Natalio Berardi: string bass player, born in the neighborhood of Palermo on January 1, 1920. For many years he was member of the Tanturi orchestra, he also played, among other aggregations, with the one of Jorge Dragone and the one led by Miguel Padula until he quit music and devoted himself to carpentry.

Eduardo Salgado: violinist from Mendoza, born on August 5, 1922. In 1946 he settled in Buenos Aires to play in several outfits. He appeared with Pedro Laurenz, Campos-Calabró, Francisco Rotundo, Rodolfo Biagi, Edelmiro D’Amario, Alfredo Gobbi and, as from 1956 with Tanturi.

Horacio Roca: singer born in the neighborhood of Almagro in 1929. He had a short life, he passed away in 1969. He joined the orchestra in the 50s. And, soon thereafter, the leader was on leave until 1956 when he put together a new group and again summoned Roca and also Elsa Rivas and Juan Carlos Godoy. He recorded eight times as soloist, three in duo with Alberto Guzmán and one teaming with Rivas and Godoy.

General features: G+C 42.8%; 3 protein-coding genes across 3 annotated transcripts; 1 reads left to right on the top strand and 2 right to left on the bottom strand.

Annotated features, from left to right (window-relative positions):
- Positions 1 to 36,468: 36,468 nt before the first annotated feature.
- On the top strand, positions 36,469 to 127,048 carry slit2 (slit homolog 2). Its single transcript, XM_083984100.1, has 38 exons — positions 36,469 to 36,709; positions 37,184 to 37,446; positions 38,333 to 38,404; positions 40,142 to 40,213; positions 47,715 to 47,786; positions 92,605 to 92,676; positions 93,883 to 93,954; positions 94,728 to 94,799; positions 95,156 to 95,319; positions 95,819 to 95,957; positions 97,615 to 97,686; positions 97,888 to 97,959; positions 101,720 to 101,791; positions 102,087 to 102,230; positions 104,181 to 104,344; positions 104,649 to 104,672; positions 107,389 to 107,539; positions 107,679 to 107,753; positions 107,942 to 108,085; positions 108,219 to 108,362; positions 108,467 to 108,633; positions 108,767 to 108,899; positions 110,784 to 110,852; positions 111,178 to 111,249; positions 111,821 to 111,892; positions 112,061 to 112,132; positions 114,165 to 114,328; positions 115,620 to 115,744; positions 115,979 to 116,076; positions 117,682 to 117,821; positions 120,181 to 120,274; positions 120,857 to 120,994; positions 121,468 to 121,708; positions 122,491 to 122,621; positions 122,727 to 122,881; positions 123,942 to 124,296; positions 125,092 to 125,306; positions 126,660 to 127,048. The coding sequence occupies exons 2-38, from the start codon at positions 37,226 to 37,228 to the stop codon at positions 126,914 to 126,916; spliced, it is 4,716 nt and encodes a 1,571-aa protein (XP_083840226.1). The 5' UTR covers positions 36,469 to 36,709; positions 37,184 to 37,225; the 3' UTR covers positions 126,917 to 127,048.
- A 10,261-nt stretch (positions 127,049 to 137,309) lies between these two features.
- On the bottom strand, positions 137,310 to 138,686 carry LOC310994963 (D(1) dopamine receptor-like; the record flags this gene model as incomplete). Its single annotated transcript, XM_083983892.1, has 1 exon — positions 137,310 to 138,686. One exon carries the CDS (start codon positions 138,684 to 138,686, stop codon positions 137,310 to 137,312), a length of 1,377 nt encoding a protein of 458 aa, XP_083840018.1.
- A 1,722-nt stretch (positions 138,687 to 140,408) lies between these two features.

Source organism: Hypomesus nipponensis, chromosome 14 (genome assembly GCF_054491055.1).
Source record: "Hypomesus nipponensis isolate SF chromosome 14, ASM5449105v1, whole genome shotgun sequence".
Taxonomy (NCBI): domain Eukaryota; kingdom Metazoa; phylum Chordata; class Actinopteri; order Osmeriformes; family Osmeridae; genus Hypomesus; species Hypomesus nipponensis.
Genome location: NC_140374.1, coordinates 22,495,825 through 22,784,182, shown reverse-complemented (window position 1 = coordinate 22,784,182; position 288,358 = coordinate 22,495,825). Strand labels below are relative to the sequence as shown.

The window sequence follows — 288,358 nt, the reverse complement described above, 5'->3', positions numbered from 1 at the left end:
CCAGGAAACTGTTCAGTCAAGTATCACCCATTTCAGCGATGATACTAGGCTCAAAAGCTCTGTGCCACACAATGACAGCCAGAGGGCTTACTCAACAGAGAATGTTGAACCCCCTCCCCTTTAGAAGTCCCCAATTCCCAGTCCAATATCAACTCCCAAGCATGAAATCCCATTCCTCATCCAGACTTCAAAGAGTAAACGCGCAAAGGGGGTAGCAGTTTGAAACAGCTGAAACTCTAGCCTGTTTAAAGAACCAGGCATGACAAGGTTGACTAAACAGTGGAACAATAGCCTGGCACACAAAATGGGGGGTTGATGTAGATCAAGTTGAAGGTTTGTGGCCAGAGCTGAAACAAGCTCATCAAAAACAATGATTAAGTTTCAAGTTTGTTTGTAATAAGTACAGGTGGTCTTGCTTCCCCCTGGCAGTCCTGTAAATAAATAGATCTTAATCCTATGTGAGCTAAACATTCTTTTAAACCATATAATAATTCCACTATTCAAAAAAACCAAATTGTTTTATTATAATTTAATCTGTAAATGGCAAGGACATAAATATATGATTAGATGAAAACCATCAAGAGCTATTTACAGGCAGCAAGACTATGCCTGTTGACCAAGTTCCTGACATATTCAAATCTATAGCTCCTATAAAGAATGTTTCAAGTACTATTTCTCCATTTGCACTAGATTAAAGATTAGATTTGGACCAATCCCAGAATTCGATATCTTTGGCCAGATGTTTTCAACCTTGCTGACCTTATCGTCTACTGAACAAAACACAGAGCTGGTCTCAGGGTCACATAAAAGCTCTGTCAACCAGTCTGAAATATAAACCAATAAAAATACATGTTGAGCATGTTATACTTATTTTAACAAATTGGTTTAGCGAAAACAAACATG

His last orchestra was the one of 1965 and it had a very short tenure. Its players were: Armando Posada (piano), Natalio Berardi (double bass), Santos Maggi, Horacio Perri, Ricardo Varela, José Raúl Iglesias and Ezequiel Esteban (bandoneons), Antonio D'Alessandro, Emilio González, Fidel De Luca and Orlando Perri (violins).

Other musicians that passed through his ranks were: Enzo Raschelli (double bass), Luis Cuervo, Milo Dojman, Armando Husso, Norberto Guzmán, Alberto Taido (violins), Juan Saettone (bandoneon).

His vocalists: Alberto Castillo, Enrique Campos, Blanca Bassi, Roberto Videla, Jorge Falcón —the latter, much less known than the one with the same name that sang with Héctor Varela— succeeded in recording a long-playing record on his own, with his photo on the front cover (personal problems made him soon quit show business); Juan Carlos Godoy, Horacio Roca, Alberto Guzmán —in fact, Alberto Russo, but Tanturi renamed him to remember his lead violinist Norberto Guzmán who had died at a young age; he later devoted himself to tropical rhythms as Alberto Garda, settled in Colombia, was successful and cut a large number of discs—, Carlos Ortega, Osvaldo Ribó and Elsa Rivas.

Texts taken from: the magazine Buenos Aires Tango Club Nº 12 and notes from the Horacio Ferrer’s book La historia del tango and discography by Nicolás Lefcovich.